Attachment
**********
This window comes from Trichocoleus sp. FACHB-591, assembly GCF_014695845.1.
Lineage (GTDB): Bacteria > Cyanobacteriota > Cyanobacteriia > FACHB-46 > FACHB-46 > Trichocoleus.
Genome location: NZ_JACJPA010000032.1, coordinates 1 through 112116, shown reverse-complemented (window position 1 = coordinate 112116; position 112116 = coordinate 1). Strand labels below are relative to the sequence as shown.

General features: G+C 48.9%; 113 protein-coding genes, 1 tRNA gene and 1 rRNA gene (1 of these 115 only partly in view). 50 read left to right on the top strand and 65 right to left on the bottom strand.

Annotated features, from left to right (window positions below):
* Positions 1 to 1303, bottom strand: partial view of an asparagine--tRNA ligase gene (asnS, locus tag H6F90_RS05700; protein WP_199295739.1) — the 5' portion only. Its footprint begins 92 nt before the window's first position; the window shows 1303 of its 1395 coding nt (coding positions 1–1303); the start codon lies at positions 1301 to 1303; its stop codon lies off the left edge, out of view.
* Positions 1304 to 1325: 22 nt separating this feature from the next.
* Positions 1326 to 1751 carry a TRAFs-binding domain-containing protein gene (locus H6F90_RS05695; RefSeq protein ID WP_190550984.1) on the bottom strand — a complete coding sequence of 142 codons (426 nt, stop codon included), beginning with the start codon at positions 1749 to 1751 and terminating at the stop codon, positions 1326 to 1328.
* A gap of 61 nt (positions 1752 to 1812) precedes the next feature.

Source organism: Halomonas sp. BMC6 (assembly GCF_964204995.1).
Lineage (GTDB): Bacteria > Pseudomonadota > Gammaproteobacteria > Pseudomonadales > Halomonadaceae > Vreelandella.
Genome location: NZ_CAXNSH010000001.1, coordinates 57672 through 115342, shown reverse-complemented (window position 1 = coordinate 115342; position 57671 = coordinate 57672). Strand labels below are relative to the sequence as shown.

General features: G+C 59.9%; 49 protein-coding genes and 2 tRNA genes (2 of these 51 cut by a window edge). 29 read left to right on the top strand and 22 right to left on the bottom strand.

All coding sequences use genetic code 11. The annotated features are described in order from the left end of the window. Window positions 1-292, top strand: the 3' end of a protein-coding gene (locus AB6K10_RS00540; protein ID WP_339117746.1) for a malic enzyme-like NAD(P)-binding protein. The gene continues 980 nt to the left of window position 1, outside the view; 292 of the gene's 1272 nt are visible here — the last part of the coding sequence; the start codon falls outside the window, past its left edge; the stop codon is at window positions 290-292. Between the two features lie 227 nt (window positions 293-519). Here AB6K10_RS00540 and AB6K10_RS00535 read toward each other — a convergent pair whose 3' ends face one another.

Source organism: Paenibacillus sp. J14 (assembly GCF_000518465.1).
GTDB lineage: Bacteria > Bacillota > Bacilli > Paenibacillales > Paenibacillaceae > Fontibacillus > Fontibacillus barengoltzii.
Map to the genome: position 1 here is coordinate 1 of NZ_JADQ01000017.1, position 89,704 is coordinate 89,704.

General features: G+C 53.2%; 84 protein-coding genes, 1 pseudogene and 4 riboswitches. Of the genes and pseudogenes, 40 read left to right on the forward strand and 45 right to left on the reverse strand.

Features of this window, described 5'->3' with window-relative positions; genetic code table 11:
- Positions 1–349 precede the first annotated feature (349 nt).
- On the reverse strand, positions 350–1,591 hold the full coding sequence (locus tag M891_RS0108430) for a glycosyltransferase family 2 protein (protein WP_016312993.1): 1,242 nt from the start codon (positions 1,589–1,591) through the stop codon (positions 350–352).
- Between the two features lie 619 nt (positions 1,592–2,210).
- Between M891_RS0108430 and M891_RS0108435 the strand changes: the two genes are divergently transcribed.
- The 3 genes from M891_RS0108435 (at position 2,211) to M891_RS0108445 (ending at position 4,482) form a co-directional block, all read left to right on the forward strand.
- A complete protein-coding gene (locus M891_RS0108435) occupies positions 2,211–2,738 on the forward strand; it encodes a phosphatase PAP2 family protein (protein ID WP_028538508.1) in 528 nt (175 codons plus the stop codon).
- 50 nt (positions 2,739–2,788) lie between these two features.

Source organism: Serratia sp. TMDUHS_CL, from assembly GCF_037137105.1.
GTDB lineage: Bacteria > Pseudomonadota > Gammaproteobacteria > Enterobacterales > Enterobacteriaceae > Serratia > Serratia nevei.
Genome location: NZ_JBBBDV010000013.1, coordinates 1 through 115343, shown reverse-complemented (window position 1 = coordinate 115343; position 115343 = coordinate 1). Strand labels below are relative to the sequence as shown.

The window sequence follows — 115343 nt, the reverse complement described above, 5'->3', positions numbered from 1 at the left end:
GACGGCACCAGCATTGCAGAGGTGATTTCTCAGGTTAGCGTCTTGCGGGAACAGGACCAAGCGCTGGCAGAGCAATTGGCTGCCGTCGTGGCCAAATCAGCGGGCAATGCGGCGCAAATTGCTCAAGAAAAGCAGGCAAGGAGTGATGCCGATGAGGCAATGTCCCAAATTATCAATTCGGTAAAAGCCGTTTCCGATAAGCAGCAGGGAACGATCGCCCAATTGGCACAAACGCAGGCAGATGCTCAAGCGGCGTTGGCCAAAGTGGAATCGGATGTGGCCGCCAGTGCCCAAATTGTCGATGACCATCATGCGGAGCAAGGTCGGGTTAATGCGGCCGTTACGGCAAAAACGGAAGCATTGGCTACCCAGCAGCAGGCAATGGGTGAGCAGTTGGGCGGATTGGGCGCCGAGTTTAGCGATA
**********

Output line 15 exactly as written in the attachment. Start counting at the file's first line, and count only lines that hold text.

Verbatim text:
Source organism: Paenibacillus sp. J14 (assembly GCF_000518465.1).